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First Belted back suit I've made

Discussion in 'Suits' started by Mr. Speakeasy, Jan 11, 2013.

  1. Mr. Speakeasy

    Mr. Speakeasy One of the Regulars

    Here's my recently completed two-piece tweed patch pocket belted back suit that I made from my own pattern. Comments?


  2. Qirrel

    Qirrel Practically Family

    Nice. How did you make the pattern?
  3. m0nk

    m0nk One Too Many

    Very well done. I like it.
  4. Beautiful!
  5. Well done. A very "interwar continental European sporting suit" look to it.:eusa_clap

    I like the look of the fabric but is it really a mustard colour? I suspect it's the lighting and that it's actually grey? This would be good.

  6. Nick D

    Nick D Call Me a Cab

    Really nice. I like the contrast between the buttons and the fabric, too. Nice shaping on those hip pockets.
  7. splintercellsz

    splintercellsz My Mail is Forwarded Here

    VERY nice job! Try taking some daylight photos, as indoor lighting casts a heavy yellow hue to any items.

    I would love to do this.

    Are you offering the patterns?

    Cause that be amazing
  9. Mr. Speakeasy

    Mr. Speakeasy One of the Regulars

    I do need to take some pictures outside, the ones i posted don't do it justice. Its actually a rust brown with light brown flecks and blue and red pinstripes.
    I'm still working on the pattern to work out the issues I found when making it but I would be open to any orders if people want a suit custom made.
    also, what style waistcoat do you think would suit it best? I was thinking single breasted with peaked lapel, but double breasted could really make it click
  10. Mr. Speakeasy

    Mr. Speakeasy One of the Regulars

    I laid out a vintage 30's suit I had and traced around each panel, and after much pain and muslin mock ups I made the pattern

    i don't have a tripod so i was just able to take a picture of my sleeve
    Last edited: Jan 11, 2013
  11. Nick D

    Nick D Call Me a Cab

    I'd be inclined to go with single-breasted with no lapels, personally, with nicely curved points. Maybe flaps on the lower pockets to go with the sporty look? Or add pleats to the front above the lower pockets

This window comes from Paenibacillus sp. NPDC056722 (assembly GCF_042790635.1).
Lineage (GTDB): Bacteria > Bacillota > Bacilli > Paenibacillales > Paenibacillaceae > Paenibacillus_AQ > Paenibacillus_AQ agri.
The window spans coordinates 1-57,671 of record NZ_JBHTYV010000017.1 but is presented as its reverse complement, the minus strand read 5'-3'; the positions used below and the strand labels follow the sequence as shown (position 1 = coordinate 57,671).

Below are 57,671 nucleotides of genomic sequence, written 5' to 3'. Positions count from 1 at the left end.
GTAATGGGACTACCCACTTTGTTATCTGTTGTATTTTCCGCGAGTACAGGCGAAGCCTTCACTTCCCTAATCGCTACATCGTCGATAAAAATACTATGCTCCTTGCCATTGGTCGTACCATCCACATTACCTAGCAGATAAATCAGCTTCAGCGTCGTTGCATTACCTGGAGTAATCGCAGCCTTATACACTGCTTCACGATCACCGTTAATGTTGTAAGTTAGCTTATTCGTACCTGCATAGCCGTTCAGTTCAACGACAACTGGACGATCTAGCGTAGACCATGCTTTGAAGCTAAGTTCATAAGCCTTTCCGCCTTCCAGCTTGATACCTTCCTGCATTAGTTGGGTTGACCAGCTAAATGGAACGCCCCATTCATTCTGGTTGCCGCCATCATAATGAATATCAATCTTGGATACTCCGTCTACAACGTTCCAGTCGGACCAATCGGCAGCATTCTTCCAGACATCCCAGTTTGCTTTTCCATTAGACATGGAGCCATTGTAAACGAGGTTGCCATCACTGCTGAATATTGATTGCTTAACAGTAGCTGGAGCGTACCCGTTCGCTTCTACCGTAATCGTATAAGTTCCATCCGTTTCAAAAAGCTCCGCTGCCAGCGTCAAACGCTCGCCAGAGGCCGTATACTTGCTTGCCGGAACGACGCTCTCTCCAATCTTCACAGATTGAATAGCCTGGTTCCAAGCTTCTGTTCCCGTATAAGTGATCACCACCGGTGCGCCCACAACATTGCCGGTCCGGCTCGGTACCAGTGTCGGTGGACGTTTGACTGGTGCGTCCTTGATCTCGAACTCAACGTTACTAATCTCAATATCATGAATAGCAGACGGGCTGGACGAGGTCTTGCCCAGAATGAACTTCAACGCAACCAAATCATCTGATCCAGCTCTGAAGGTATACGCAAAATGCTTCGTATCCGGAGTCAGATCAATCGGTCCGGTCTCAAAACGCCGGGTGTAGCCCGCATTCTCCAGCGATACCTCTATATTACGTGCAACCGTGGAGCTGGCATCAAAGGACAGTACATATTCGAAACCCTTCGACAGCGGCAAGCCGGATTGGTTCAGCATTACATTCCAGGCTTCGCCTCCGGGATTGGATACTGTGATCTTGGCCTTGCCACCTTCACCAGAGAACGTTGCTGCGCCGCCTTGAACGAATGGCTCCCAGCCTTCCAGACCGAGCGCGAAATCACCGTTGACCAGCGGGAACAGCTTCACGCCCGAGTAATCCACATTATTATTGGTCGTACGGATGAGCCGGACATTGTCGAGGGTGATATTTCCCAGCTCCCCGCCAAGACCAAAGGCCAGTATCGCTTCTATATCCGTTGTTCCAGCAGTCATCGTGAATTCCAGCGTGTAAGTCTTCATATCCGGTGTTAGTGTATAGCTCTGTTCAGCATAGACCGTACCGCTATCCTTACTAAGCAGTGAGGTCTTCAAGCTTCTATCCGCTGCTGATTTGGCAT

12. Mr. Speakeasy

    Mr. Speakeasy One of the Regulars

    A very good suggestion, that would definitely look the era.
    as another idea did they ever put patch pockets on the waistcoat back in the 30's?
    i've never seen it except on knit ones but that could look cool
  13. I agree, I see this with a lapelless vest, and the curve points are important to the look.

    Were I to commission such a suit I'd probably go 4x2 DB, welted edges, pleated pockets.
    Here is a natty specimen that appeared on eBay a year or so ago.
    Last edited: Jan 12, 2013
  14. Mr. Speakeasy

    Mr. Speakeasy One of the Regulars

    Very natty, would i be correct to assume it had an action back?
    regardless, I'm confident I could re-create that suit without trouble
    Last edited: Jan 12, 2013
  15. Where do you people get these tailoring skills?? I'm lucky if I can thread a needle let alone sew on a button. I am more than impressed!!!
  16. Fastuni

    Fastuni One Too Many

    Well done Mr Speakeasy.
    Are you self taught or a professionally trained tailor? What about interior construction - is it "modernized" or "period correct"?
  17. Nick D

    Nick D Call Me a Cab

    I've seen a couple with patch pockets, usually only two with two welt pockets. I've seen a couple palm beach suits with four patch pockets.

  18. I'll soon be posting a silk suit in the "holy grail of vintage suits" thread that's got 4 patch pockets on it's waistcoat, the 2 lower of which have asymmetric flaps.
  19. Same here, buddy, same here! [​IMG]
  20. Mr. Speakeasy

    Mr. Speakeasy One of the Regulars

    I'm self taught mostly, though I have had a couple professional mentors, and the interior is period accurate, striped satin contrasted sleeve lining and all

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